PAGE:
“It’s absolutely wild that this is the first time I’ve directly referenced Twitter in my work,” wrote Pamela Council on their Instagram the day before the opening of their survey show, Bury Me Loose, at Denny Dimin Gallery (which has announced its representation of the artist). Over the past decade, Council has established a multifaceted, interdisciplinary practice that draws from vernacular culture to tackle issues surrounding Black identity, gender, and heteronormative societal expectations. The exhibition title stems from a tweet posted by the comedian @yedoye_ on March 11, 2021, that reads: “damn a coffin costs $4000??? Y’all can bury me loose.” Much like the tweeter, Council often uses humor as a political tool to expose systems of power and inequality in a society in which even death carries a high price tag.
Upon entering the gallery space, viewers are met with something squishy underfoot, instantly heightening the sensory experience. Small chunks of recycled rubber tires that are commonly used as playground mulch cover the entire floor of the first room, which holds two of Council’s most compelling pieces. On the left, the artist’s iconic sculpture “Flo Jo World Record Nails”(2012–21) emerges from the wall like a giant, colorful caterpillar. A tribute to the track and field athlete Florence Griffith Joyner, who famously refused to compromise her personal aesthetic and sported fabulous acrylic fingernails during the 1988 Olympics, this work is one of many in Council’s oeuvre that references sports culture.
On the opposite wall, five reliefs composed of silicone on wood panel appear, at first glance, like mosaic tiles of osseous matter in a range of light skin tones. In actuality, they are hand-carved reproductions of Reebok sneaker designs, and the hues replicate those of sneaker soles. As Aruna D’Souza notes in her 4Columns review, Council was briefly employed by the sports brand, and considered pursuing a career as a sneaker designer.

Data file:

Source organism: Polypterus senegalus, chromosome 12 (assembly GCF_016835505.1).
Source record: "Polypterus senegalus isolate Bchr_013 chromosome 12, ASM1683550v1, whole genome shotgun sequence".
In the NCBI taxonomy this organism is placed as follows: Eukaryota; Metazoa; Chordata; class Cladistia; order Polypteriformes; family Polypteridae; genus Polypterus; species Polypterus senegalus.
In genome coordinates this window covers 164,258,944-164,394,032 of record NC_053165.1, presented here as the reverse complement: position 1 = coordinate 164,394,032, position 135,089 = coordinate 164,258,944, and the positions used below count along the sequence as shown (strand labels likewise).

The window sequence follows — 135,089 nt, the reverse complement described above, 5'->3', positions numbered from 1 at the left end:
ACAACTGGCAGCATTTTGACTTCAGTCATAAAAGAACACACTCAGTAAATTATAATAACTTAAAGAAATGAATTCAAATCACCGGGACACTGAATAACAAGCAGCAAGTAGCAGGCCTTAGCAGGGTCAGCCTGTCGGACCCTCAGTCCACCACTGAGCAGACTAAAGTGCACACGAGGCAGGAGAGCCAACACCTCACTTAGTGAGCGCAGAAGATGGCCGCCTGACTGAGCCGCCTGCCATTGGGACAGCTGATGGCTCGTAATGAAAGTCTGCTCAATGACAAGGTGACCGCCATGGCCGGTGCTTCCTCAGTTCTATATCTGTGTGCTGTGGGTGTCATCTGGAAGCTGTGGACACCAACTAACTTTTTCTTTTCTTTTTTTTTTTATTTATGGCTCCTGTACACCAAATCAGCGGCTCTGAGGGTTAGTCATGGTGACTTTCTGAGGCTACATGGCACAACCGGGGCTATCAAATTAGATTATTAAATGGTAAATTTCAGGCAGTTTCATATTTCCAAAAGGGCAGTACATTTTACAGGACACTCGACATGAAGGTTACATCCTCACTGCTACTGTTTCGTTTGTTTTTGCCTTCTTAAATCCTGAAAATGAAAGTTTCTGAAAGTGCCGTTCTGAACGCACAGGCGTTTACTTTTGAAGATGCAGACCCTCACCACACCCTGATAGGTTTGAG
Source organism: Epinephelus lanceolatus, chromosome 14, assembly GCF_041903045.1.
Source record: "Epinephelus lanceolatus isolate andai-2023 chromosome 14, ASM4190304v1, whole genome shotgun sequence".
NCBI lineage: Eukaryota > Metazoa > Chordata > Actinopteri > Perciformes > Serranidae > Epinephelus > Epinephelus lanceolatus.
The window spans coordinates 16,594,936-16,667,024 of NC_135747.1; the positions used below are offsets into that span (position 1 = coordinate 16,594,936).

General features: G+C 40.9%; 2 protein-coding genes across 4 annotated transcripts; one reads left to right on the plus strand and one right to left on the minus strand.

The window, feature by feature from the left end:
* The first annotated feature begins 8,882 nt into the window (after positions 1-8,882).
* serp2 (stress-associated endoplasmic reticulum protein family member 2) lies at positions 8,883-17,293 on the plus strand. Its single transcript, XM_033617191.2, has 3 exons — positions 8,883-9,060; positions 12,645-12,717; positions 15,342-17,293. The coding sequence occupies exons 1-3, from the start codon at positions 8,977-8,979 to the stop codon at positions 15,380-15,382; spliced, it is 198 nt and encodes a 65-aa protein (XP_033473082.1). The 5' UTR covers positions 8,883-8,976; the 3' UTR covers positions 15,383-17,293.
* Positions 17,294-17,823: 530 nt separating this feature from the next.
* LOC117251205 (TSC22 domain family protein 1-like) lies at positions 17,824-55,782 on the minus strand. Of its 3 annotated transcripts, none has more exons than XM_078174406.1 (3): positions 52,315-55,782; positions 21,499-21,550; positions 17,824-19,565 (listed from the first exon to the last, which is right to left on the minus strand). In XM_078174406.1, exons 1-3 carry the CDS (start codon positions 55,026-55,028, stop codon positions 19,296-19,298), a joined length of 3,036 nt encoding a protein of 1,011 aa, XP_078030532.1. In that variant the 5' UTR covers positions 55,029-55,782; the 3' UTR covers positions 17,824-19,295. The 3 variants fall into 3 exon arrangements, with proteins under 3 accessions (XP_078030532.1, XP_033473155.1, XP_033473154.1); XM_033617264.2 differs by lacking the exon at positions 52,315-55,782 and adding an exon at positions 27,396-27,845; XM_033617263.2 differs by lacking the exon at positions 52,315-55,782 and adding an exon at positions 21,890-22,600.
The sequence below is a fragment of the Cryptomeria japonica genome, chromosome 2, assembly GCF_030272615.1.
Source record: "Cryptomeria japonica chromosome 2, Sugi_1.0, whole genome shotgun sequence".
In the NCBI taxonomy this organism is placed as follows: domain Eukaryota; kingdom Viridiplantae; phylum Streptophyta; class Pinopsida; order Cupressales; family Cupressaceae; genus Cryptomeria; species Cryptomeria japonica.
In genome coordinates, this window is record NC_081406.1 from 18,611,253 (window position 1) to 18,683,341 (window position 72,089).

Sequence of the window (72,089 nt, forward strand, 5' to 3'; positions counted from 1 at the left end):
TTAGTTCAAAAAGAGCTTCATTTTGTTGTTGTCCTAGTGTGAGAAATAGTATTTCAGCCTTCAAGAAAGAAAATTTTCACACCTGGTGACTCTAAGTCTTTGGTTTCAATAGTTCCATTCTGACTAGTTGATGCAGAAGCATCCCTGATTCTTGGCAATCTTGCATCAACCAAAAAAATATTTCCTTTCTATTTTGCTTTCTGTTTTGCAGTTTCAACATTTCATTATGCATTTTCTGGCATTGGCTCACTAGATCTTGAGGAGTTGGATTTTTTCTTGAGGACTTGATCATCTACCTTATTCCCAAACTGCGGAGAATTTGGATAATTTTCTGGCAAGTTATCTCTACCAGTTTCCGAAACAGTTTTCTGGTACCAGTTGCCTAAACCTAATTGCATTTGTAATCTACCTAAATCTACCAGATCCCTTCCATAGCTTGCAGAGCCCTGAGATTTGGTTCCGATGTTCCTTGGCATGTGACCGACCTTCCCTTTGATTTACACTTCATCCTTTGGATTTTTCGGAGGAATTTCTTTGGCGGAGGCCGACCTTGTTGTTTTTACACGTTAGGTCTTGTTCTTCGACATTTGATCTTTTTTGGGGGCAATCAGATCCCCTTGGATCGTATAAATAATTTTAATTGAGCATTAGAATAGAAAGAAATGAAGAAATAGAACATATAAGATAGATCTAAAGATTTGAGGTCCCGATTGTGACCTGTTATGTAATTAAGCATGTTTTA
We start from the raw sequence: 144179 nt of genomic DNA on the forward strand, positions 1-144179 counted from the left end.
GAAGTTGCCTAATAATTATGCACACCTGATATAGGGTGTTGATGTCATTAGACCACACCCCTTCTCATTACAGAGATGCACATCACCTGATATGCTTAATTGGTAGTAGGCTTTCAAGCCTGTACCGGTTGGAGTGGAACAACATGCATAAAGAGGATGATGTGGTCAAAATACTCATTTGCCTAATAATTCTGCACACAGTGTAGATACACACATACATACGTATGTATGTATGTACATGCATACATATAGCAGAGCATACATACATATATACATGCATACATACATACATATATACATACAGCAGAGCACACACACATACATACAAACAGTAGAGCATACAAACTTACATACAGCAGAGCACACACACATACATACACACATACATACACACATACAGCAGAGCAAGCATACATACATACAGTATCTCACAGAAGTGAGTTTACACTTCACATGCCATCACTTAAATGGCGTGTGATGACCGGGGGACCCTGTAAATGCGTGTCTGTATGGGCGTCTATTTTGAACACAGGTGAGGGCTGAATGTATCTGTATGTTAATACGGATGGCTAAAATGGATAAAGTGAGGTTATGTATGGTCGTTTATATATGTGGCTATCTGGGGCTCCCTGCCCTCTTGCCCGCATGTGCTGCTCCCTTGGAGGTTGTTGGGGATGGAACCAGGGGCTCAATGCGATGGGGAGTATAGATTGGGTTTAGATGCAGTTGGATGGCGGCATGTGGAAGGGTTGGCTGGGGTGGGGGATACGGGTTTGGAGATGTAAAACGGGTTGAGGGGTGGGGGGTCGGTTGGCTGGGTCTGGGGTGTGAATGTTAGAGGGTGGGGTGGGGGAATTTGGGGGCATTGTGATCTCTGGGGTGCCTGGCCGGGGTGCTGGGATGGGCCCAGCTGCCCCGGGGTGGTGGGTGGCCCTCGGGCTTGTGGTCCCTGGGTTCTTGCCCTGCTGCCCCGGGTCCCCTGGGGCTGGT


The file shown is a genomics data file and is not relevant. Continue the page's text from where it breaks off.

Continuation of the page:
The highlights of the exhibition, in my opinion, are positioned on three wall-mounted pale blue shelfs that recall Venus’s half-shell in Boticelli’s “The Birth of Venus” (1485–86). Instead of the Roman goddess, the shelfs offer support to tiny Greek columns, velvet boxes, and open shells — all items that can serve as engagement ring displays. In place of rings, however, the displays are adorned with ambiguously shaped objects made of Sculpey polymer clay, and strangely reminiscent of uni — the sea urchin’s sex organ that produces roe. As Council mentions on their website, this Ringholders (2016–ongoing) series arose from their father’s continuous questioning of when Council would get married, despite knowing perfectly well that the artist is “not about that life.”
Council’s self-coined term for their aesthetic, BLAXIDERMY, is at the core of each work in the exhibition. Combining “taxidermy” and “blaxploitation,” BLAXIDERMY references “culture’s obsession with Black death, adornment, and performativity.” Evoking the body while never directly representing it, the artist refuses to cater to society’s expectations of easily legible politically engaged art, and assumed notions of what identity politics should look like. Applying a poetically camp aesthetic instead, Council employs humor, embellishment, and sensuous materials to create alluring works; the works are nevertheless tinged with the history of adversity that Black people have experienced. Inherently political and poignantly timely, Council represents the radical potential of soft power.